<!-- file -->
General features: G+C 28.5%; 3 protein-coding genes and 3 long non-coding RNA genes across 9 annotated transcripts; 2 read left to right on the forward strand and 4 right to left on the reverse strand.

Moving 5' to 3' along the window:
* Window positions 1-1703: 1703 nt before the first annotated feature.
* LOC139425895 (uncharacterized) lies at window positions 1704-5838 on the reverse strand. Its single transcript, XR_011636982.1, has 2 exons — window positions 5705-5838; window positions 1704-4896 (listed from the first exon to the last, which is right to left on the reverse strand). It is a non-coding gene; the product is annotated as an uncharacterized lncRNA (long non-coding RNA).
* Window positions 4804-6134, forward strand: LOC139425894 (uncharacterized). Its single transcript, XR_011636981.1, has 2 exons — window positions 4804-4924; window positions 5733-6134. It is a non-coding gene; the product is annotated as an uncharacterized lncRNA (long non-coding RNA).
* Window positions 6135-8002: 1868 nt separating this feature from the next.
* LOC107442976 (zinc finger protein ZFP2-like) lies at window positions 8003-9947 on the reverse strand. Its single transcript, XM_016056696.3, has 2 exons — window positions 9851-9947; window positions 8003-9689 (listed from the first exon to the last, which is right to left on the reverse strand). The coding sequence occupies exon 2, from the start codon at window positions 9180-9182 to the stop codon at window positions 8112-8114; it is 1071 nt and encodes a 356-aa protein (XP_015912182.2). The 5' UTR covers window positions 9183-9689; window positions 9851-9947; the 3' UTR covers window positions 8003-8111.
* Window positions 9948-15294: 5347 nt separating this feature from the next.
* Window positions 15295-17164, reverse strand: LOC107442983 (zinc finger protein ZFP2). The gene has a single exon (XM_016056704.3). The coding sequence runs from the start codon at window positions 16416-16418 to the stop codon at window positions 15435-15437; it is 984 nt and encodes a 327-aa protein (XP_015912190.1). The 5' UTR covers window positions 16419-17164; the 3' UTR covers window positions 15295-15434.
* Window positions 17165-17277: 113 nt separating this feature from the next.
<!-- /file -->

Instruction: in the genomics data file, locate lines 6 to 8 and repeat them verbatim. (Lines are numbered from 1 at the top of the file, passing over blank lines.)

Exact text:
* Window positions 6135-8002: 1868 nt separating this feature from the next.
* LOC107442976 (zinc finger protein ZFP2-like) lies at window positions 8003-9947 on the reverse strand. Its single transcript, XM_016056696.3, has 2 exons — window positions 9851-9947; window positions 8003-9689 (listed from the first exon to the last, which is right to left on the reverse strand). The coding sequence occupies exon 2, from the start codon at window positions 9180-9182 to the stop codon at window positions 8112-8114; it is 1071 nt and encodes a 356-aa protein (XP_015912182.2). The 5' UTR covers window positions 9183-9689; window positions 9851-9947; the 3' UTR covers window positions 8003-8111.
* Window positions 9948-15294: 5347 nt separating this feature from the next.